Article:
Looking at the deepest symbols of the sphinx, it may be one of the greatest symbols of human history. While many theories converge and digress like choppy waves, they have only one aspect, that its meaning is, above all else, enigmatic. One important idea, however, is a clear reference to the intelligence combined with the animal: “… the hybridizing of man and lion suggests human intellectual power over animal power” (Hajar). This idea was further elaborated by Friedrich Hegel, a German philosopher in the 1800s: “The human head emerging from the animal body represents Mind as it begins to elevate itself above Nature… without, however, benefiting to free himself completely from his chains” (qtd. in Scafella 185). These ideas do well with the time period in which they exist, in that civilization and war are the real contests of everyday life.
Another interesting interpretation is that the sphinx is a symbol of pure science, representing the complexity and duality of the human mind: “Unlike many mythical creatures, the sphinx is not believed to be more than a figment of the imagination” (Hajar). In today’s Freudian terms, the Sphinx would be considered an element of the unconscious, whose existence is confirmed only because of the tangible consequences of its existence (Cirlot 304).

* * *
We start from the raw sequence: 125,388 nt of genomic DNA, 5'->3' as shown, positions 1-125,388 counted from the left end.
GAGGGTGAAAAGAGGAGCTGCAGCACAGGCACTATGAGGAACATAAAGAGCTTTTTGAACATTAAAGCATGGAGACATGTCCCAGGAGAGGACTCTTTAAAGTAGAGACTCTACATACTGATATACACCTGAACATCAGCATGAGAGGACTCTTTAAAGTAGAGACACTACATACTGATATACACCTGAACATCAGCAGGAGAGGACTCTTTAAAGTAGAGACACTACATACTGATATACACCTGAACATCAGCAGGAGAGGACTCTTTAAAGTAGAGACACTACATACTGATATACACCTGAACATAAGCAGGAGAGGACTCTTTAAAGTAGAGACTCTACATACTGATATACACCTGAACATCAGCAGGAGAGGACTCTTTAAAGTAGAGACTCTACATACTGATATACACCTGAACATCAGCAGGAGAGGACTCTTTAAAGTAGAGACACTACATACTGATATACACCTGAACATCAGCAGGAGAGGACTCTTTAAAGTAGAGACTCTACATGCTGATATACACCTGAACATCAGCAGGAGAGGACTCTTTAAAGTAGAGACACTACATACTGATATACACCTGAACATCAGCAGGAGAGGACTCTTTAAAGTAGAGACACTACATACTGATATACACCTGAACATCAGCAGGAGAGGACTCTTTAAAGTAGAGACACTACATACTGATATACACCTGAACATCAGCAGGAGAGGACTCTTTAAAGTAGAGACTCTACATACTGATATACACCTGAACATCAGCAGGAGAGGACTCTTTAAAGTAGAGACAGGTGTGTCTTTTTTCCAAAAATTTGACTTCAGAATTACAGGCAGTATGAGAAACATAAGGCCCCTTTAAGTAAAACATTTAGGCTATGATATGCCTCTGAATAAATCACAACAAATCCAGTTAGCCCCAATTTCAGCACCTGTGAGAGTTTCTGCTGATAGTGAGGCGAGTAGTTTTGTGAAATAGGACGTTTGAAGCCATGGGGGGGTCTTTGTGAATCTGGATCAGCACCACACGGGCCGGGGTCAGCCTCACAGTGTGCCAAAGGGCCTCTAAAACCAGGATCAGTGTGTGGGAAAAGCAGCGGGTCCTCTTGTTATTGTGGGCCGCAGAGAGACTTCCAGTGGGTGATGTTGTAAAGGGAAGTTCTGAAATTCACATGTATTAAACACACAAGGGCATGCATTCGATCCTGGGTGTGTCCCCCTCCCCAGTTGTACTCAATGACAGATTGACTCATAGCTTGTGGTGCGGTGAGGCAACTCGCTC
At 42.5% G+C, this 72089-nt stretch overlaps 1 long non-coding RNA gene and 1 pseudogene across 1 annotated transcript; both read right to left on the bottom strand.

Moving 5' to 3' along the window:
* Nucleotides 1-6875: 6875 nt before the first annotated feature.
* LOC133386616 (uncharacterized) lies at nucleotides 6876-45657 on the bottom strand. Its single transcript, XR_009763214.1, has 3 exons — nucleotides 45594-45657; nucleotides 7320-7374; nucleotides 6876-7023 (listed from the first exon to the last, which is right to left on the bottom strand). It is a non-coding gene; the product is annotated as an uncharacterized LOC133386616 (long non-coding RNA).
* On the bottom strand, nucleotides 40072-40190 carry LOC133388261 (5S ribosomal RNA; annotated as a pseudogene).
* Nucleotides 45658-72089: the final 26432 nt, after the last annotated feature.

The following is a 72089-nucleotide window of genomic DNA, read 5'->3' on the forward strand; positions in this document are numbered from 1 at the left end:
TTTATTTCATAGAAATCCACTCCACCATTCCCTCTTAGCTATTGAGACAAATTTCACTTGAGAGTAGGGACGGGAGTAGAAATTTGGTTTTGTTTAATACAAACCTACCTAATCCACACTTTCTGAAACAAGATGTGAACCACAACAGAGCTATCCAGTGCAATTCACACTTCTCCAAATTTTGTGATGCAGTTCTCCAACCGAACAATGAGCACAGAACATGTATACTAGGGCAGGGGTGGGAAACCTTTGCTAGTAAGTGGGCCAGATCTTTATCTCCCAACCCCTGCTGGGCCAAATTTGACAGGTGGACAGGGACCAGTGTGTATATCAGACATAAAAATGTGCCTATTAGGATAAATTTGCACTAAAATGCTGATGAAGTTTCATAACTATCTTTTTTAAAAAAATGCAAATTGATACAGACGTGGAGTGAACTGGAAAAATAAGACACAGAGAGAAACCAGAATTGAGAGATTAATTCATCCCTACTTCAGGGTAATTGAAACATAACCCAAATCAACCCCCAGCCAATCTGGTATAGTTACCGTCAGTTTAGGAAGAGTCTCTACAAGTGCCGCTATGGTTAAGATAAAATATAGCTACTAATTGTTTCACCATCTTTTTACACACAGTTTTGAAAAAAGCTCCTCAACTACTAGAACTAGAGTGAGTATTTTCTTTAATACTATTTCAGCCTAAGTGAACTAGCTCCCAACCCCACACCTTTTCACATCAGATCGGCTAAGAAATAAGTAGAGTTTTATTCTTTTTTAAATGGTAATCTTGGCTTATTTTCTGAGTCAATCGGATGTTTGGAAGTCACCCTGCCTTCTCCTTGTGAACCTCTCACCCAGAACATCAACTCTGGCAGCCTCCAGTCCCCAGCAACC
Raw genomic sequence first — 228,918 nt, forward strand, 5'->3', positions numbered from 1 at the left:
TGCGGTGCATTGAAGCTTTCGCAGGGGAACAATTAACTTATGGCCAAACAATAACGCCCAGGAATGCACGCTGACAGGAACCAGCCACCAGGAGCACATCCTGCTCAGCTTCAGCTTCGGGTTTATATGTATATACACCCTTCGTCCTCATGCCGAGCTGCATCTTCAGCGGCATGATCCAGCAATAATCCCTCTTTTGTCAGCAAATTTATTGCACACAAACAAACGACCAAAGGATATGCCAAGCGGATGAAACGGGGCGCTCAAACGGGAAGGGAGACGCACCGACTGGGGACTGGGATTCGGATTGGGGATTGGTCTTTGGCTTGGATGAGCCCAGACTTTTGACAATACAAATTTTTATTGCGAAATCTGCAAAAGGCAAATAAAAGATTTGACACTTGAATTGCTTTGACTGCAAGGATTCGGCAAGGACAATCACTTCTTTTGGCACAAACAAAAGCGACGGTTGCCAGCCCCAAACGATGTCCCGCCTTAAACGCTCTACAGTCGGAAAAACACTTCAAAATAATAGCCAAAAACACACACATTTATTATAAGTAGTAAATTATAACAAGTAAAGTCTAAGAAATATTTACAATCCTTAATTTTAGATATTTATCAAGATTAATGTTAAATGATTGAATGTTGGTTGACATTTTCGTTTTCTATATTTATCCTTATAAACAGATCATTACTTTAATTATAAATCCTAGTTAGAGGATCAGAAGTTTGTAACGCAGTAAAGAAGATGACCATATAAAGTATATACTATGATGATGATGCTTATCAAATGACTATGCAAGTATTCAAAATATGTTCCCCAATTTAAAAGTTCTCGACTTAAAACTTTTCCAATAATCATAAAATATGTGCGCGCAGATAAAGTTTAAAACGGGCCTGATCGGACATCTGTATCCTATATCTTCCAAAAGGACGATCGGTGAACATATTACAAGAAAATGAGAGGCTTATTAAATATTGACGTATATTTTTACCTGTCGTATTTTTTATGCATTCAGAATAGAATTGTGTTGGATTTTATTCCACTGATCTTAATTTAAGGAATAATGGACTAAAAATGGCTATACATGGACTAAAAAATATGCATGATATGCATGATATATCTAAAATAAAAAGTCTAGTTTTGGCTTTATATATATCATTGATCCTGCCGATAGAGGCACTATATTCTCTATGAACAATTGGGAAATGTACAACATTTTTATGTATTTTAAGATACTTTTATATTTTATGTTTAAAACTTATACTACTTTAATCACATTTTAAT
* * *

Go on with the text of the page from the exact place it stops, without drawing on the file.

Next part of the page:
Finally, on the observation of a far-reaching difference, one scholar commented that “the mask of the sphinx applies to the image of the mother and also to the symbol; but under the mask there are meanings of the myth of multiplication or of the irrational division of the cosmos” (Cirlot 304). most of the Sphinx, apparently belonging to her famous breasts. It is noted that feminine symbols, which almost always refer to dedication to love and compassion, are used in the Sphinx, the opposite symbol of anger. It it is possible, as Cirlot points out, that such symbols are used to create a symbolic representation using a misleading physical appearance.